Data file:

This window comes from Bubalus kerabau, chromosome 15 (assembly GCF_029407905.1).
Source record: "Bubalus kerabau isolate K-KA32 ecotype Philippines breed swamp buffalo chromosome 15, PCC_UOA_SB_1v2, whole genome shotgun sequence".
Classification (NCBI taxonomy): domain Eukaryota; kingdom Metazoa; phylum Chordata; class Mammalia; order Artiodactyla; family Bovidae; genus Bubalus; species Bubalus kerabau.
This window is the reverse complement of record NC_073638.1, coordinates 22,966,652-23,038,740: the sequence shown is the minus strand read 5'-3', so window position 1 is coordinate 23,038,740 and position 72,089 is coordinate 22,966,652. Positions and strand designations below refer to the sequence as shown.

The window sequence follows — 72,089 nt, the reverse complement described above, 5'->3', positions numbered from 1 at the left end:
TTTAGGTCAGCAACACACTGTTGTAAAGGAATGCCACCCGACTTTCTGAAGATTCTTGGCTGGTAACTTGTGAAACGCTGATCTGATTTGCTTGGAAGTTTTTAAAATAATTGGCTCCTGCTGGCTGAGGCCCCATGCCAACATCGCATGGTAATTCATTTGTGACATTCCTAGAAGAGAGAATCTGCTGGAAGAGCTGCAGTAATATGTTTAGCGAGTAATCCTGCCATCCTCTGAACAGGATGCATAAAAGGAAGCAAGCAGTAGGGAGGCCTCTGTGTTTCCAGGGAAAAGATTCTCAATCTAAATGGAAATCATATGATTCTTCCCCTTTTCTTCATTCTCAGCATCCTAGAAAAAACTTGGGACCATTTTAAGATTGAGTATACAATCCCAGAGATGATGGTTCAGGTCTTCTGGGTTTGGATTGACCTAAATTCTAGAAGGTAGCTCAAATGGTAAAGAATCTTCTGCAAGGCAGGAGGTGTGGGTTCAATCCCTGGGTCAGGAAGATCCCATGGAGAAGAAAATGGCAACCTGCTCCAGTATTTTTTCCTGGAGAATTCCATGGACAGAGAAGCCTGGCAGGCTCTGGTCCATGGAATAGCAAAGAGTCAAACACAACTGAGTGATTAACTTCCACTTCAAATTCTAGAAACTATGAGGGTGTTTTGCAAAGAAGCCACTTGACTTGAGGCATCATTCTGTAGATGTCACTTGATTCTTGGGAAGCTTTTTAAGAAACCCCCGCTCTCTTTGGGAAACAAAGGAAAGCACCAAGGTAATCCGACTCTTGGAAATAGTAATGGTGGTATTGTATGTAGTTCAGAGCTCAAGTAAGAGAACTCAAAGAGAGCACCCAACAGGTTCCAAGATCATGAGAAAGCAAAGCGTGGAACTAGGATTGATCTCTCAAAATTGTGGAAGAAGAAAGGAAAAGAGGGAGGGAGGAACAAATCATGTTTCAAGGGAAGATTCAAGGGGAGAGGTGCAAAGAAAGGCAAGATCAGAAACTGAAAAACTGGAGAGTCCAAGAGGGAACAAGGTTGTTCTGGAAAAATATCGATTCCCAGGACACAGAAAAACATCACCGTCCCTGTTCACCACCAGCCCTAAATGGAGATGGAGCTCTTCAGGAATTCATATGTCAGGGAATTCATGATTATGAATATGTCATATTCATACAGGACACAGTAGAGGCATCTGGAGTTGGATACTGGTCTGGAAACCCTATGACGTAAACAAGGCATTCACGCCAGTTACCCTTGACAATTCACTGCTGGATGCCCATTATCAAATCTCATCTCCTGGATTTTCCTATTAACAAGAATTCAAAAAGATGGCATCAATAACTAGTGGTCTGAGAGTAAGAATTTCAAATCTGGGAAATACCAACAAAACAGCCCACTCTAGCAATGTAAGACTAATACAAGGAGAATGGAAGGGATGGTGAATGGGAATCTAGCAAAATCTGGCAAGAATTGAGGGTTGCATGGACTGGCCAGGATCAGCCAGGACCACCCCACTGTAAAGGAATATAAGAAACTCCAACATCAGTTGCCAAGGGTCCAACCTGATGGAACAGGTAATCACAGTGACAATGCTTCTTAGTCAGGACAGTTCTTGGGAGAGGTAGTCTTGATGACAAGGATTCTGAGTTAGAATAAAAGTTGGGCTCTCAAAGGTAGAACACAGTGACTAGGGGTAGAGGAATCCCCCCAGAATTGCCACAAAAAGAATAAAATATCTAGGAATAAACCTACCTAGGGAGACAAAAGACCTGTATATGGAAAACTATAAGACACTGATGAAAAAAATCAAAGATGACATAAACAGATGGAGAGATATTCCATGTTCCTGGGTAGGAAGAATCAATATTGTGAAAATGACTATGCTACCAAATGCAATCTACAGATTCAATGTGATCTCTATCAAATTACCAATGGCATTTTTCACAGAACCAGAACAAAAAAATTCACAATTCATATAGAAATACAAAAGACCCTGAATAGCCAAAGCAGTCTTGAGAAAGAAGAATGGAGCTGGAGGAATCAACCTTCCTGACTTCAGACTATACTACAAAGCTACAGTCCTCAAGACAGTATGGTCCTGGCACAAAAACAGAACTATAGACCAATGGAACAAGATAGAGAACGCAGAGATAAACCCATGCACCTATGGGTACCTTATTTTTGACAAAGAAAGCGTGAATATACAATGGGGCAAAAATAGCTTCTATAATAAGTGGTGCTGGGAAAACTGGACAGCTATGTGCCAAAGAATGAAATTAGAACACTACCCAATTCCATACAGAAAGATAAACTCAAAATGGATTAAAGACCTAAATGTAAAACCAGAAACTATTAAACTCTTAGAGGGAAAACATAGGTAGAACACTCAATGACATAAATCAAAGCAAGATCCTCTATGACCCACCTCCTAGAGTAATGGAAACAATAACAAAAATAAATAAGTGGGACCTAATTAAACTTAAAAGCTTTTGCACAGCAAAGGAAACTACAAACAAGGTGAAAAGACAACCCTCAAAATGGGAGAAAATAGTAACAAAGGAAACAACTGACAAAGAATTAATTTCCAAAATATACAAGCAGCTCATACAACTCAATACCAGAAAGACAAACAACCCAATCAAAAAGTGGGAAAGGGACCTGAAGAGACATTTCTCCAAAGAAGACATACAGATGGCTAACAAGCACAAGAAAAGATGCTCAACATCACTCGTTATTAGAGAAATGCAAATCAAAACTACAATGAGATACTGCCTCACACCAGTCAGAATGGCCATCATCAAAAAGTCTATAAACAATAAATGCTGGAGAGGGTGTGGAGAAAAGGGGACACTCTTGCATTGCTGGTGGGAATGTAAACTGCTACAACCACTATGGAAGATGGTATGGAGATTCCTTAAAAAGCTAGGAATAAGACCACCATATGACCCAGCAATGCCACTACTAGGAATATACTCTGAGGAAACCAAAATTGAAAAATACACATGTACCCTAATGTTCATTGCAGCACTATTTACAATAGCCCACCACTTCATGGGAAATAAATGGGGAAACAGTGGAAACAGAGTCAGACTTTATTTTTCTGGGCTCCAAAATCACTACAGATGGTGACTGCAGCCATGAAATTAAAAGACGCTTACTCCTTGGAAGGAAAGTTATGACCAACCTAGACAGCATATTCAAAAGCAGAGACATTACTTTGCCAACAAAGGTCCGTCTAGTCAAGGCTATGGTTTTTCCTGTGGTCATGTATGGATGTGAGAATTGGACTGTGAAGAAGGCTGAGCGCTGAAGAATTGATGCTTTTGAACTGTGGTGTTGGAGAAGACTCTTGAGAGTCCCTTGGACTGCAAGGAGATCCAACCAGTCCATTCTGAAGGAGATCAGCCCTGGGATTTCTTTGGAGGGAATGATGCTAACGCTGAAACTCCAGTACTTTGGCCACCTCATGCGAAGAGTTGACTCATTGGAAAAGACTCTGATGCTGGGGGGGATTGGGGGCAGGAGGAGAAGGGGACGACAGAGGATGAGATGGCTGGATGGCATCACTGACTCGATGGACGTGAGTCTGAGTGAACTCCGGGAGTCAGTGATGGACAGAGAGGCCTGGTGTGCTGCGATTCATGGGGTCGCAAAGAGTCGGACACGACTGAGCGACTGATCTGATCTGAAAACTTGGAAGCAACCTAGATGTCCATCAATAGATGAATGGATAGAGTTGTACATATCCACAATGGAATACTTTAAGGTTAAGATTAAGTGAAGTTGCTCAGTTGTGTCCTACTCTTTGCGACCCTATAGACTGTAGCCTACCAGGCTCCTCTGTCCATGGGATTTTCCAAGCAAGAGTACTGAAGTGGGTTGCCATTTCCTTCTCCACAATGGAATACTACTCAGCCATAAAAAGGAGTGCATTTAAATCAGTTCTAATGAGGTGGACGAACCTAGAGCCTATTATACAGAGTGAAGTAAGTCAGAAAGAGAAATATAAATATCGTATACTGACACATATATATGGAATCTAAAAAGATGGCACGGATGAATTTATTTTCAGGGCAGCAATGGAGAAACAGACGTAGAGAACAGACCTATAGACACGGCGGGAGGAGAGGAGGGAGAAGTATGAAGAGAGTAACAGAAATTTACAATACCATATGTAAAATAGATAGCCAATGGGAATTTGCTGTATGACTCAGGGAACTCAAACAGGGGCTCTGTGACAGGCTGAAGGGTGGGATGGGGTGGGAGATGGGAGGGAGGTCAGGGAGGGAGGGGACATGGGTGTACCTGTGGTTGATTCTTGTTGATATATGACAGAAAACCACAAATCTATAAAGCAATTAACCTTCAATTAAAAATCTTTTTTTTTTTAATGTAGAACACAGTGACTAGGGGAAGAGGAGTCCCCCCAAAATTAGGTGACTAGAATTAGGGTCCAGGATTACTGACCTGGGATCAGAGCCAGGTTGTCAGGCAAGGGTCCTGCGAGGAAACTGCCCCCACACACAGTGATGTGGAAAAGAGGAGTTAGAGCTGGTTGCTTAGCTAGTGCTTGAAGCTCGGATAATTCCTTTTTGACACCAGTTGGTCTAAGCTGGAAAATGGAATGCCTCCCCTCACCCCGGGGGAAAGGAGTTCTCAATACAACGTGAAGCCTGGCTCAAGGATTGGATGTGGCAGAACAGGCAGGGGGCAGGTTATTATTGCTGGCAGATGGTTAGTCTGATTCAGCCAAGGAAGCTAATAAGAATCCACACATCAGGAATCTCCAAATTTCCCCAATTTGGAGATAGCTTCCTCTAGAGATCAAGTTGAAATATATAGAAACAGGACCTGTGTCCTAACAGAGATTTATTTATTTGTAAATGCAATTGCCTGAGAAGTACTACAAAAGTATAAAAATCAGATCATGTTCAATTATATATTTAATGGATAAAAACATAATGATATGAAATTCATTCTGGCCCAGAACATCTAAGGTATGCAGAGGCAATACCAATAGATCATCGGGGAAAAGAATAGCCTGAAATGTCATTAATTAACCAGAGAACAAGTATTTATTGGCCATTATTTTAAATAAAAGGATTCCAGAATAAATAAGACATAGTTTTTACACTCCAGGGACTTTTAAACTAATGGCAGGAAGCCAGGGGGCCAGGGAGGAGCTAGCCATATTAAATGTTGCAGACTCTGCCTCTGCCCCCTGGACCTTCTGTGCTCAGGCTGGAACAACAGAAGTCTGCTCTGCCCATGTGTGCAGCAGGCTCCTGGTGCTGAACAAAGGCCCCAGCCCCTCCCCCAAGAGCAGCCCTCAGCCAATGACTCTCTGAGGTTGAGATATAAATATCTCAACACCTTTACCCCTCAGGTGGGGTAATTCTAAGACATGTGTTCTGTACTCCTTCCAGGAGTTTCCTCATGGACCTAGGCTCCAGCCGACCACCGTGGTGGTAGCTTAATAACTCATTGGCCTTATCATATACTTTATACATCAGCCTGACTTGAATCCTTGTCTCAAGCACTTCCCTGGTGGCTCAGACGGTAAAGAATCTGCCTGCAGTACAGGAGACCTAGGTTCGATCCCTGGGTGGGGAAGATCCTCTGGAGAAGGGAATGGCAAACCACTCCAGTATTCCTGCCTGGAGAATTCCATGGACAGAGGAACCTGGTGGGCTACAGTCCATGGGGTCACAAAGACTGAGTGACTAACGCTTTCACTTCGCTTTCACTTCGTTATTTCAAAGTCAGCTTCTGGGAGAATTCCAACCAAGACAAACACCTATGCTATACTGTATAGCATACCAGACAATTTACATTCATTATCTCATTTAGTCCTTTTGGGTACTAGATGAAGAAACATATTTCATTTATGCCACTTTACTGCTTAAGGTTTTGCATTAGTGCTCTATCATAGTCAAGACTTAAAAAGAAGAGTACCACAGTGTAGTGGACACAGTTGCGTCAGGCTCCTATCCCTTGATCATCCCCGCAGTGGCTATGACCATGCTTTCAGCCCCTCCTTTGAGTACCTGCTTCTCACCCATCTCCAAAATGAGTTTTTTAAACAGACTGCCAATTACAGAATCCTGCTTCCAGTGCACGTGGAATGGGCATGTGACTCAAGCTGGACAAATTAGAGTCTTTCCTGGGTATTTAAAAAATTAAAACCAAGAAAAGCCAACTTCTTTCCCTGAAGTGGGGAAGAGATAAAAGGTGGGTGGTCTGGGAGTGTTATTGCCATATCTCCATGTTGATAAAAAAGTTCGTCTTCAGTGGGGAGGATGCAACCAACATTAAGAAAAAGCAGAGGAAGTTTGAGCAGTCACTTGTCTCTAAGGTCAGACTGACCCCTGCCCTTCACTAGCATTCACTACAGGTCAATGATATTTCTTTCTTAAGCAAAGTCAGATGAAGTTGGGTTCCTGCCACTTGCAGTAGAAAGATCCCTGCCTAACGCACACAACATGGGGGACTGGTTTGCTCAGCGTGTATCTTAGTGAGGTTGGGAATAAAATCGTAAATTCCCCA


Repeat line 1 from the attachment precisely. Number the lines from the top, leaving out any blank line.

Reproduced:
This window comes from Bubalus kerabau, chromosome 15 (assembly GCF_029407905.1).